8 Things to Remember Before Monday Morning
By Jennifer E. Jones
It’s no secret that most working adults spend more time with co-workers than they do their own friends and family. Eight hours a day, five days a week, 50 or so weeks a year. You spend so much time with the guy who has the adjoining desk to yours that you’re probably married by common law.
Office dynamics can rule your day. Those you work around can either make you feel like the luckiest worker bee in the hive or make you glad you don't own a gun.
When it comes to office pet peeves, I know you always think it’s the other guy. It’s the girl who paints her nails at her desk so everyone in a five-cubicle radius can smell the offensive fragrance. It’s the guy who loves to talk just a little too close. Or it’s the boss that reminds you of Steve Carell from The Office. Either way, folks like this can make an 8-hour day seem like an eternity.
But what if it’s you? What if you’re the office outcast whose antics secretly annoy everyone? I’m convinced that most people who commit office indecency crimes are completely unaware of their vexing behavior.
So I’ve come to help. Before Monday morning comes around again, read these tips on how to improve your office manners.
Be Mindful of Body Language
Not yours. Your co-worker’s. Let’s say you walk into someone’s office because you’ve just got to tell somebody about your son's soccer game. Do they continue to type as you talk? Do their eyes shift around the office? Could be they were in the middle of something when you came in that requires concentration. It’s definitely not the right time. Take a cue and excuse yourself politely. They’ll be more receptive when they’re not quite so busy.
Coughing, Clearing the Throat and Other Vocal Symphonies
I understand some things can’t be helped. If you have a cold or a persistent cough due to illness, that’s unavoidable. But sometimes we make noises unintentionally and without realizing how frequently they annoy those around us. Popping gum, unusually loud or high-pitched yawns, singing along with your music (guilty as charged) -- all these things may be white noise to us but they drive our co-workers mad by the end of the day. Listen to yourself and find a less repetitive, quieter way to relieve stress.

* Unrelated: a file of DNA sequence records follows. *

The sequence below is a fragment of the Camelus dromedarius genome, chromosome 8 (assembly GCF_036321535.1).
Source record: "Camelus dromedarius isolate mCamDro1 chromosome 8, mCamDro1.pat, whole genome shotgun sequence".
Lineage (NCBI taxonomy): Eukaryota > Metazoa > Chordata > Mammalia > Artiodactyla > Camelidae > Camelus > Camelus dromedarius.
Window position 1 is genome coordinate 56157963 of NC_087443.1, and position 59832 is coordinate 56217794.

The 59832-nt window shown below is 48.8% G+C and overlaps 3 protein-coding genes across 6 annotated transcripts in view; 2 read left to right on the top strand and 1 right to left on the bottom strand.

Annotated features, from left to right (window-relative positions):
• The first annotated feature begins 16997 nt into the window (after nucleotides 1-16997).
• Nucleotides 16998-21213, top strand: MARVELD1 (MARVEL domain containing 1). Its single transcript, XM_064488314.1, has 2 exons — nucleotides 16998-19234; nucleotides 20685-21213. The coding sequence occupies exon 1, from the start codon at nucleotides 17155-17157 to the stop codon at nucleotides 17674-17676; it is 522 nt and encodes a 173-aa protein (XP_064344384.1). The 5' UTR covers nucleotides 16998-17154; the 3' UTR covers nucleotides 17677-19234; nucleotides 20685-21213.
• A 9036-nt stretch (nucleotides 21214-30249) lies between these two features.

This is closely related to the previous point because it’s all adding to the noise level of the office. Now if the following were a felony, I’d be in jail for life. I love talking on speakerphone. Just frees up everything. However, my co-workers don’t enjoy hearing me check my messages or talk to my brother. So let that be a lesson. When the phone rings, pick it up. It’s right there.
I also have to add to the volume control issue a point about music. I love music. It helps the day fly by, but again my co-workers probably don’t feel the same. If you think your music is too loud, turn it up to normal volume and walk away. If you can make out the lyrics from outside your office door, it’s too loud.
Restraining Your Inner Child
When I surveyed a group of adults about office pet peeves, I was the most surprised by this response. I mean, we’re all out of kindergarten, right?
In school, it was cute when you burped. All your friends laughed when someone passed gas. When you’re five, it’s really, really funny. But as an adult, those things don’t fly anymore -- especially at work. Please restrain yourself. This goes beyond "personal preference" into the couth and decorum realm.
Running the Rumor Mill
Office gossip could be its own article. Some people swear by it because it’s the only way to stay ahead of major office shifts or personnel changes. Others feel that it is invasive and catty. I think most of us have no clue when we’re gossiping. You could go by your gut feeling but always judge your speech by Philippians 4:8. Is it a good report? Is it truthful? Is it constructive or helpful? Think before you speak, and if you're in doubt at all, it's best just to keep quiet.
This is simple. If you borrow something, bring it back. And don’t assume that just because someone is not at his or her desk that it gives you permission to take something without asking.
Don’t Ask, Don’t Ask
Camaraderie amongst co-workers is great for morale, and a few people I’ve worked with are good friends of mine. However, not everyone comes to work to be bosom buddies. It’s important to respect one another’s personal boundaries. If Joe in the corner office doesn’t want to share his family details, don’t press him. Some people pride themselves on their privacy. Let them have that right.
This too could be a book. I know many, many people thoroughly frustrated by having to share a kitchen with their messy co-workers. I feel your pain, and it’s probably my lasagna that’s been in the fridge for the last six months. Unfortunately, you can’t treat your co-workers like you would your roommate. My advice is to have a monthly cleaning party. Every month it’s somebody’s turn to clean out the fridge. Send a simple mass email that states, “It’s that time again. Come claim your stuff or it’s getting tossed.” I’ve found that this helps jog their memories to grab their food before it grows legs and walks out on its own.
We can all live, laugh, and work under the same office roof if we try hard enough. All we need is a little patience, a lot of grace, and good ol’ fashioned R-E-S-P-E-C-T.
Got comments? Drop me a line.
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